The Salux washcloth is one of those things that made me wonder, “how did I not know about this before now?”, when I became aware of it a few months ago. After using a Salux washcloth, I now feel that when it comes to showering, “I’ve been doing it wrong”, at least for my whole pre-Salux life.
What is a Salux washcloth? Materially, it’s like the bath pouf (“pouf”, yes I guess that’s the word) that is common in showers in North America and probably elsewhere. Both the Salux and the pouf are made of nylon and polyester or similar synthetic fabric. But while the traditional bath pouf is bunched up into a spherical shape (usually with a cord loop for hanging), the Salux washcloth is shaped like a scarf, flat, about 10 inches wide and 35 inches long. You might not assume this difference in shape would make much difference in performance, but … you’d be wrong— it really does.
The Salux washcloth has a bit more texture than the pouf, so the Salux does a better job cleaning and exfoliating. After I’m done, I feel really clean, cleaner than I’ve ever felt after showering any other way. (Although I should mention that I don’t think I need that much cleaning every day; I use the Salux once or twice per week.)
How to use it: While you’re in the shower, skin wet, you put a small amount of soap, body wash liquid, or shower gel onto the Salux washcloth. You should turn the water off, so that you don’t rinse away the soap before it’s had a chance to do its work. Then, holding the Salux by the ends, one end in each hand, you wash yourself with a back-and-forth “shoeshine” motion. This is especially good for washing your back. (See the picture.) The Salux makes lots of suds — more than the pouf, probably due to the quick back-and-forth motion. You can also bunch it up and use it as you’d use a pouf or old-fashioned (cotton terry) washcloth, but I mostly use it fully stretched out between two hands pretty much everywhere: my back, underarms, legs and feet, even between toes. (But not my face, the Salux experience is a little too intense for face cleaning.)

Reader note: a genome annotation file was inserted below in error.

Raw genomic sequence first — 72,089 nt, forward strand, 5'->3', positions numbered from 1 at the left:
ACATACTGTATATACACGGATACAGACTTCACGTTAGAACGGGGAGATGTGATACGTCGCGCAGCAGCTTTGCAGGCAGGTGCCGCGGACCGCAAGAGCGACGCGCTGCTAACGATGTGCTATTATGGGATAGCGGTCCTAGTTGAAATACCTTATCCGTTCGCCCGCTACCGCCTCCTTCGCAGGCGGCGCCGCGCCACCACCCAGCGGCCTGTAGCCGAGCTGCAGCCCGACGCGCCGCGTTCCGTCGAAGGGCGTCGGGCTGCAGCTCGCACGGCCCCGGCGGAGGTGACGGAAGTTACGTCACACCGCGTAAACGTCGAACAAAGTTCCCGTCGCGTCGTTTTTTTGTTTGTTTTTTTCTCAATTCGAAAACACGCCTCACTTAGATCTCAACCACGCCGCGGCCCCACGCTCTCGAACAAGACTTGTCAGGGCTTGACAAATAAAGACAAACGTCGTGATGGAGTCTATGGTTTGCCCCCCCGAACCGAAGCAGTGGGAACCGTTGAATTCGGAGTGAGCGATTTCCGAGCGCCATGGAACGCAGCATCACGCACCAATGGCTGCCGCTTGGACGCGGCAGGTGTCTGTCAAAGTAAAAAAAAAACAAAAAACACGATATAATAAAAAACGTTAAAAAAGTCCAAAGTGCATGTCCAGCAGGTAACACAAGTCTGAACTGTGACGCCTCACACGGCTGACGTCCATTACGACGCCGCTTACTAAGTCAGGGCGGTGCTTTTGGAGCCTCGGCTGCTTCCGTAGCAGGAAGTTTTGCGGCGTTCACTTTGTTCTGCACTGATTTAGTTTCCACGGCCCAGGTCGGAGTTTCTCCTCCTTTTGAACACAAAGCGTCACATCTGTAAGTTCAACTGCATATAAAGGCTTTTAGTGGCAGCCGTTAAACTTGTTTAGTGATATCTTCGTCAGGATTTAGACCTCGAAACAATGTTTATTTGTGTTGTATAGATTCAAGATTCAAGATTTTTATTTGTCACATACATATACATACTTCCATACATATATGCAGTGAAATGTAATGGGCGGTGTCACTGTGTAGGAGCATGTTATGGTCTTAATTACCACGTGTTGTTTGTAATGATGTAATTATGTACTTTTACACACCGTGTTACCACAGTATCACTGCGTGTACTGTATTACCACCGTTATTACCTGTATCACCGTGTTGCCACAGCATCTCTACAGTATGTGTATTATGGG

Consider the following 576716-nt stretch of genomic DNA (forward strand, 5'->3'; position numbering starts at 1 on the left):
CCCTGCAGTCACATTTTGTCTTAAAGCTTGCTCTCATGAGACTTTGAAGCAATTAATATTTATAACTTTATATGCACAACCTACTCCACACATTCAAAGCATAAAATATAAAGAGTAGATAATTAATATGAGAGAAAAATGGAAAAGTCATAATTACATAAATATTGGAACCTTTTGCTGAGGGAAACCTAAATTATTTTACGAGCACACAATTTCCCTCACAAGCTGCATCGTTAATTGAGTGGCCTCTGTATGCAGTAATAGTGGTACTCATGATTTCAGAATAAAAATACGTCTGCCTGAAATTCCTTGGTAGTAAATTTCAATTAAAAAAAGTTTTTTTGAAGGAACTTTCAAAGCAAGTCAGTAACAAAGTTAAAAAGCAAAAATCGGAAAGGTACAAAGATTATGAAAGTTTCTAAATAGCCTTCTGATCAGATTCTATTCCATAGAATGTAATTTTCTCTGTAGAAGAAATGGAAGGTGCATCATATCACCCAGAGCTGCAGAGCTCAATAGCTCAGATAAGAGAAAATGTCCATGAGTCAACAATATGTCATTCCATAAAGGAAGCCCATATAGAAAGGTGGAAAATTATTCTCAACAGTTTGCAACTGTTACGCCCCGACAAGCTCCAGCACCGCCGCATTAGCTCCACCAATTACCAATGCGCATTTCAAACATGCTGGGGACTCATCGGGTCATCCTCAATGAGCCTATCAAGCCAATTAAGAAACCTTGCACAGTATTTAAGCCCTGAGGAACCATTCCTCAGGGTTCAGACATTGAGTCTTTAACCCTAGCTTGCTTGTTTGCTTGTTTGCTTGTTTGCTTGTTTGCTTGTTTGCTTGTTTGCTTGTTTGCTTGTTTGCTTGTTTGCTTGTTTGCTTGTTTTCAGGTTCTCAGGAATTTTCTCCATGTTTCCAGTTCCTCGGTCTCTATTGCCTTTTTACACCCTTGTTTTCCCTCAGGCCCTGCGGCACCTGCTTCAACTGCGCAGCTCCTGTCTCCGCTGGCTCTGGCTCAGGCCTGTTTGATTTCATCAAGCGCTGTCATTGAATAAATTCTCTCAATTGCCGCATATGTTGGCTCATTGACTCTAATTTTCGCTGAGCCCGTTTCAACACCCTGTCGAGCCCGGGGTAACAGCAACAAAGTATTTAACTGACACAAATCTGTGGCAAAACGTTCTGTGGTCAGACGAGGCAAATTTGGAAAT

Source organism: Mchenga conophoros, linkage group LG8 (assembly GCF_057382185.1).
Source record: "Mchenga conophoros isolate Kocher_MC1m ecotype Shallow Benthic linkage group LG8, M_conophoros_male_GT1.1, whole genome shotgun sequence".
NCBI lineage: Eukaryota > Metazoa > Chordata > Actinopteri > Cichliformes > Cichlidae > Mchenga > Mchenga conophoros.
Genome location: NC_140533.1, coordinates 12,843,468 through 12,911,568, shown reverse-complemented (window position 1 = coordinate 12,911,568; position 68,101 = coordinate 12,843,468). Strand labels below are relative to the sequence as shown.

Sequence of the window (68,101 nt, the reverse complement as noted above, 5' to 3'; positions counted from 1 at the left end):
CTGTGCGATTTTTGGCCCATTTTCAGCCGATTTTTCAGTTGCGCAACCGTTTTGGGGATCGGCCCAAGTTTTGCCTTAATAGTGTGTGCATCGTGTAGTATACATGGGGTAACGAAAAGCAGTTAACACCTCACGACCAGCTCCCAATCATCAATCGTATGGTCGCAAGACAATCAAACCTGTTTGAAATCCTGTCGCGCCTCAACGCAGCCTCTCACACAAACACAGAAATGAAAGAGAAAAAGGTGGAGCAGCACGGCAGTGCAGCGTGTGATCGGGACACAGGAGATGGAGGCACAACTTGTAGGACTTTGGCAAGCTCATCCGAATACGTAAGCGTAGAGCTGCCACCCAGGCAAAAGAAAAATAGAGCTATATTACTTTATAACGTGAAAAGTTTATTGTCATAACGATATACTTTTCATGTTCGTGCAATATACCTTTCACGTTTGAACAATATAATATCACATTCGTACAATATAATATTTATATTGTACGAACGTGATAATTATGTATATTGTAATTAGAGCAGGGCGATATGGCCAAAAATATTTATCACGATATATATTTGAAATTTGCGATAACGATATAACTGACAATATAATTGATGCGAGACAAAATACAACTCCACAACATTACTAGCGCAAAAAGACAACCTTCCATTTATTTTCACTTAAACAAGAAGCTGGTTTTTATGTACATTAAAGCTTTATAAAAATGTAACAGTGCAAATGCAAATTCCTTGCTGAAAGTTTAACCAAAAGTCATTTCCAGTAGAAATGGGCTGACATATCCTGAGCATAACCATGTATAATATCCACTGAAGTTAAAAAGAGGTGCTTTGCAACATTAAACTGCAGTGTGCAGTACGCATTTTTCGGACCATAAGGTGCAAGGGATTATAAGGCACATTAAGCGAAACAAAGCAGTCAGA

How it saves money: The main advantage to using the Salux washcloth is that it allows you to use less soap. With the Salux I use only about 1/3 the amount of body wash liquid as I normally use without it. Getting cleaner while using less soap means that the Salux will pay for itself long before it wears out. One reviewer on Amazon mentioned that after a Salux washcloth is too worn out for use in the shower (because it begins to fray at the ends and loses some of its texture), he saves it and uses it for household cleaning in the kitchen and bathroom.
Another nice thing about the Salux is that because of its shape it’s easier to rinse clean after use and it dries quickly and completely, thus making it more sanitary. Poufs don’t dry as well because the bunched-up shape doesn’t allow as much contact with air. You can also wash the Salux in a washing machine (same for the pouf), but this doesn’t seem necessary. They get clean just by rinsing them well after use. The need to launder cotton washcloths is one of the main reasons they are inconvenient and inefficient. (If you launder your Salux washcloth in your washing machine, be sure not to put it in the dryer. Heat is not good for synthetic fabrics.)
A couple final notes. (1) Some webpages use the word “towel” to describe the Salux. I think that’s a mis-translation (given that these are made in Japan). The Salux is a washcloth, intended to be used with soap and water for cleaning, not drying. It wouldn’t be good for drying off after a shower. (2) It’s been reported that Chinese-made fakes and knockoffs are common, but the consensus seems to be that these are inferior and that the real Japanese-made Salux is much better than any imitator.